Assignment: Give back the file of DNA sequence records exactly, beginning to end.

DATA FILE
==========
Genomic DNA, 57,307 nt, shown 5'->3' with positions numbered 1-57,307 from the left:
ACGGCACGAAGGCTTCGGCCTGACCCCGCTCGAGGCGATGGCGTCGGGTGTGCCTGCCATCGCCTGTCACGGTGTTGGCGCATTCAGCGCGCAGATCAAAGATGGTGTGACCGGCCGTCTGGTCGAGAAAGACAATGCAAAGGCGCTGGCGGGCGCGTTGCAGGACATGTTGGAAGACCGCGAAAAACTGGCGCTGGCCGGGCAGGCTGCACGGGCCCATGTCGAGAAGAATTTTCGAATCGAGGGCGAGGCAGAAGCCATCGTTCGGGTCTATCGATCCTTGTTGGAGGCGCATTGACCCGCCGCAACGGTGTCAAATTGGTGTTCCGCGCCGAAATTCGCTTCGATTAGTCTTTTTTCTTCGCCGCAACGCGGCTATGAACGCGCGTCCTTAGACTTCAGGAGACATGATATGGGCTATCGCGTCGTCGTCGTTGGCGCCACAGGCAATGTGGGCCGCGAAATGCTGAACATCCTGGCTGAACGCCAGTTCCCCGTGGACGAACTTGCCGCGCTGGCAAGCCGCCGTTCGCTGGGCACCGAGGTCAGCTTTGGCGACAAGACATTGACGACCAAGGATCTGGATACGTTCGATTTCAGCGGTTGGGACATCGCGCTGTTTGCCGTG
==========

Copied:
Genomic DNA, 57,307 nt, shown 5'->3' with positions numbered 1-57,307 from the left:
ACGGCACGAAGGCTTCGGCCTGACCCCGCTCGAGGCGATGGCGTCGGGTGTGCCTGCCATCGCCTGTCACGGTGTTGGCGCATTCAGCGCGCAGATCAAAGATGGTGTGACCGGCCGTCTGGTCGAGAAAGACAATGCAAAGGCGCTGGCGGGCGCGTTGCAGGACATGTTGGAAGACCGCGAAAAACTGGCGCTGGCCGGGCAGGCTGCACGGGCCCATGTCGAGAAGAATTTTCGAATCGAGGGCGAGGCAGAAGCCATCGTTCGGGTCTATCGATCCTTGTTGGAGGCGCATTGACCCGCCGCAACGGTGTCAAATTGGTGTTCCGCGCCGAAATTCGCTTCGATTAGTCTTTTTTCTTCGCCGCAACGCGGCTATGAACGCGCGTCCTTAGACTTCAGGAGACATGATATGGGCTATCGCGTCGTCGTCGTTGGCGCCACAGGCAATGTGGGCCGCGAAATGCTGAACATCCTGGCTGAACGCCAGTTCCCCGTGGACGAACTTGCCGCGCTGGCAAGCCGCCGTTCGCTGGGCACCGAGGTCAGCTTTGGCGACAAGACATTGACGACCAAGGATCTGGATACGTTCGATTTCAGCGGTTGGGACATCGCGCTGTTTGCCGTG